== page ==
Sunday, September 17, 2006

Passing Clearance, Helmets and Lane Position

A study in the U.K. made the news recently, primarily (I think) because it fits so well into our "fearful soundbyte" model of news presentation. So televisions have been blaring with well-groomed talking heads saying things like "Is your bicycle helmet putting you at risk? Find out at 11:00!" The Walker study of 2,500 passing cars showed that test cyclists were given 8.5 cm (3.3 inches) more clearance by cars if they were not wearing helmets and the alarming headlines quickly followed.

The most unfortunate thing about the fearful soundbyte is that many people don't look beyond the soundbyte. But there is more to the story and this link is a good place to start:

The above page looks critically at the study and brings up a very relevant variable in the cyclist/motorist interactions, the lane position of the cyclist. John Forester has long advocated "taking the lane" in his Effective Cycling book and courses. But the Effective Cycling folks are not without their critics as well. As with many things, I find it most useful to listen to what the loud voices have to say and try to find the part that seems true and workable. A recent discussion on the Bicycle Touring List on this subject made a lot of sense to me and I'm directly quoting the two people involved with their permission:

A fellow named Bob very nicely summarized the Effective Cycling "take the lane" strategy and Alberto responded:

I think you make a good point that I seem unable to follow: being more aggressive in taking the lane as opposed to the extreme right position on the road. It makes a lot of sense to make cars "see you" in the lane so they supposedly have to venture into the opposing lane to pass you with sufficient space. Riding with my friend Paco, who is a seasoned racer and does many training miles on the road, I find it very uncomfortable to follow his technique of taking the lane so aggressively as I ride close on my right. I find that cars tend to get more ticked off at him than me, though, as they cannot pass until they have clear room from the opposing lane. It is true, however, that cars seem to squeeze closer to me than to him, though I've never felt in danger in my position.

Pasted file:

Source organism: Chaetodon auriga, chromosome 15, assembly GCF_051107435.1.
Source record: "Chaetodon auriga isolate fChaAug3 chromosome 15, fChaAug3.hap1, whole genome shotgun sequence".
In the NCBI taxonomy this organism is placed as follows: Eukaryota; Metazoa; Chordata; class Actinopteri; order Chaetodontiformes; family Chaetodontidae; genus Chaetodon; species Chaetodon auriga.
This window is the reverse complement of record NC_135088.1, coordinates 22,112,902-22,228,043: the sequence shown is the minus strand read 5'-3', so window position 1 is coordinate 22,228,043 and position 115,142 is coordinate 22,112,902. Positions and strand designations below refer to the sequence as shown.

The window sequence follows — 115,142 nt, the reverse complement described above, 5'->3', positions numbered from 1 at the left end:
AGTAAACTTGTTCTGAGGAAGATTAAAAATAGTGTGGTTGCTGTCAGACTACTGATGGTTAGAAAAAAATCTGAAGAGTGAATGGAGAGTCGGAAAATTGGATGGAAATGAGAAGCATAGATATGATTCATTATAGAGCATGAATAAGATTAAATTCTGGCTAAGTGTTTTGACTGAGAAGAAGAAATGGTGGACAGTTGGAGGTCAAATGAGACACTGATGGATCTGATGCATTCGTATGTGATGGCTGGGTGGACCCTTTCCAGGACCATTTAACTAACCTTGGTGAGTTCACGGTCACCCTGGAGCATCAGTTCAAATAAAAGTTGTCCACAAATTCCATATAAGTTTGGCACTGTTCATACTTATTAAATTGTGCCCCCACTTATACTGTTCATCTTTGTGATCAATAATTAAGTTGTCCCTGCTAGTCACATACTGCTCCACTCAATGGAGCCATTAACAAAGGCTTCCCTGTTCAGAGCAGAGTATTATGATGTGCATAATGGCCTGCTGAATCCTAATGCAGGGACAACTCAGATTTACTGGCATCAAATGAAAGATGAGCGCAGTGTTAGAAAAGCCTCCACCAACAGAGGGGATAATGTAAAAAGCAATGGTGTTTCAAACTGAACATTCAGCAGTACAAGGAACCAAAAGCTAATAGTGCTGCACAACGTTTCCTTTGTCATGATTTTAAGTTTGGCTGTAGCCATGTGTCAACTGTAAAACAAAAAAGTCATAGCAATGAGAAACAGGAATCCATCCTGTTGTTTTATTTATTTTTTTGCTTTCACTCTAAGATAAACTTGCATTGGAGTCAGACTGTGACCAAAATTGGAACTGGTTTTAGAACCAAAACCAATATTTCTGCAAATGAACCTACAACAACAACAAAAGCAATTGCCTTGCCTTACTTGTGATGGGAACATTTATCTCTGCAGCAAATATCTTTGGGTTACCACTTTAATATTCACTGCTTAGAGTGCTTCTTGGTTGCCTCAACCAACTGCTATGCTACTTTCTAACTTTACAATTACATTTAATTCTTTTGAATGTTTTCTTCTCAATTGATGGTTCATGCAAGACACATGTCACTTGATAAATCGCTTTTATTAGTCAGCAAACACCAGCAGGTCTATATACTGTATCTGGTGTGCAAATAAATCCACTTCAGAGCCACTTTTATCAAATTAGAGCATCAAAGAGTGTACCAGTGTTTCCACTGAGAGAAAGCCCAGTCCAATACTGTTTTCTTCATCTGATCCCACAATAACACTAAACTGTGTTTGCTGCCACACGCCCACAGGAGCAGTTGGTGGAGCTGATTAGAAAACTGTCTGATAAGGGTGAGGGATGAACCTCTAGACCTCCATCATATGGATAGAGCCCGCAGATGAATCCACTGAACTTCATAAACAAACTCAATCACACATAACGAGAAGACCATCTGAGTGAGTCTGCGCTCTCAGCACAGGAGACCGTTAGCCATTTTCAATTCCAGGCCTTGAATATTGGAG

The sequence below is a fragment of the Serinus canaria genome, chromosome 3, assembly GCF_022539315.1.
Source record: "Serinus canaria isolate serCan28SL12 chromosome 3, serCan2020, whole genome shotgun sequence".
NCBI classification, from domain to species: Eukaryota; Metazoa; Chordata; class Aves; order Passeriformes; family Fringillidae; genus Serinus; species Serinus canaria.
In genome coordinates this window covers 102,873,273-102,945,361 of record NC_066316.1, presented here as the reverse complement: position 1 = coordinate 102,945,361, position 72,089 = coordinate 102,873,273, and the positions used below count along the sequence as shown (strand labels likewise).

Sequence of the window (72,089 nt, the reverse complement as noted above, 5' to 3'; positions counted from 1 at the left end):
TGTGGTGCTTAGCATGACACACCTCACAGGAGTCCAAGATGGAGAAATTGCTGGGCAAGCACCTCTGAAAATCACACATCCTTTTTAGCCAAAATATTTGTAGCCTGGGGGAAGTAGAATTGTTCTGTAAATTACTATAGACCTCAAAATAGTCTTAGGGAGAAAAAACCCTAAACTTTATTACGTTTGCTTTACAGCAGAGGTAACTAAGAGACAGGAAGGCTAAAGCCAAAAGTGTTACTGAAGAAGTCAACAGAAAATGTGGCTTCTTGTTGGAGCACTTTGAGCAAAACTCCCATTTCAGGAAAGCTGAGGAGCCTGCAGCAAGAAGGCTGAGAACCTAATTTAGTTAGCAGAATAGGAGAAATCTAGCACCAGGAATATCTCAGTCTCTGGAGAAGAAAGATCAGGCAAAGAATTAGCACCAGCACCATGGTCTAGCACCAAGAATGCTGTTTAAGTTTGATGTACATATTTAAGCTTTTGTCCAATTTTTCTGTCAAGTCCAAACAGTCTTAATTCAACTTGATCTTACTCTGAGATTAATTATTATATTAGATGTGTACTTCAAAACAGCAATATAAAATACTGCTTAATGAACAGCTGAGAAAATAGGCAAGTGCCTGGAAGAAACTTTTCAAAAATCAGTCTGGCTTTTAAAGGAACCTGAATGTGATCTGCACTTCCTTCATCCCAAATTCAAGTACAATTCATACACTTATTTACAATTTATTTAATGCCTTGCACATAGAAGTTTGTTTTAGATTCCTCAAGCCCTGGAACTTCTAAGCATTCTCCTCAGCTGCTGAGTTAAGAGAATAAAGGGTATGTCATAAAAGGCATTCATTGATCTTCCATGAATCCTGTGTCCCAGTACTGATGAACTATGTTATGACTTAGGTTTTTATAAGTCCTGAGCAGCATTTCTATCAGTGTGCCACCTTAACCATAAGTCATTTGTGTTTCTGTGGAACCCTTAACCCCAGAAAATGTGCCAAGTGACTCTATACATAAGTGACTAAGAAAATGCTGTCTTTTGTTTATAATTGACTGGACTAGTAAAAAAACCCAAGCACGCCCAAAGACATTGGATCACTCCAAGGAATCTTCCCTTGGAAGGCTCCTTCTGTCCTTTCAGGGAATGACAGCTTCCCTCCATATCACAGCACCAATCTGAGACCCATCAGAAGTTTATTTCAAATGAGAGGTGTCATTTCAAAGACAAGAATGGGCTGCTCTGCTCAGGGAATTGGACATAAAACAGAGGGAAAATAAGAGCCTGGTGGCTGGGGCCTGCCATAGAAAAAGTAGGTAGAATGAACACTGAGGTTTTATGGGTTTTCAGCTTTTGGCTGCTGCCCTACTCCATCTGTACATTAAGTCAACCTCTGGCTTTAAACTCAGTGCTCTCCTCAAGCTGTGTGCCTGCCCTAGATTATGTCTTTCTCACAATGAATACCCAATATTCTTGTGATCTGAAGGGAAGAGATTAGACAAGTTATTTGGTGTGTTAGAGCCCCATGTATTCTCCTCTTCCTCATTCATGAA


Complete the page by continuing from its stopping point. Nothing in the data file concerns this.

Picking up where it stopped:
Very interesting idea to think about and work through.

Seasoned touring cyclist Mark Boyd replied with this advice with the list:

I think keeping far right does encourage people to pass close, but sometimes that is what you want. When I am riding in light to moderate traffic, where passing is not difficult, I will take the lane because that is safer. However, if traffic is heavy, I will do every thing I can, including getting off the road periodically, to help cars and, especially, trucks, get by me. Under those circumstances, I think taking the lane is rude and, while possibly safer for me at the time, will anger drivers and increase the chances that they do something unsafe for bicyclist in the future.

Riding a bicycle safely in traffic on the road requires cooperation between the cyclist(s) and the drivers. Both groups need to recognize the rights of the other group and act in ways that help the other group share the road with them. Taking the lane can be a good thing or a bad thing. The experienced rider should be able to decide which it is in any given circumstance.

I follow the rule that, in traffic, I should ride as near the edge of the road as practical. It is up to me to judge where that is. It can, and does, change as road and traffic conditions change. It can, and does, depend on the drivers behavior. If I 'give' drivers the lane because they need it to get past me and the result feels dangerous to me, I'll take it back again or, in extreme cases, get off that road.

Like Mark, I try to ride safely and courteously. All of us on the road are trying to make our way in the world.

I've mentioned this before, but it's worth repeating. A good page on cycling safety is Michael Bluejay's How Not To Get Hit By Cars at:

Ride safely,

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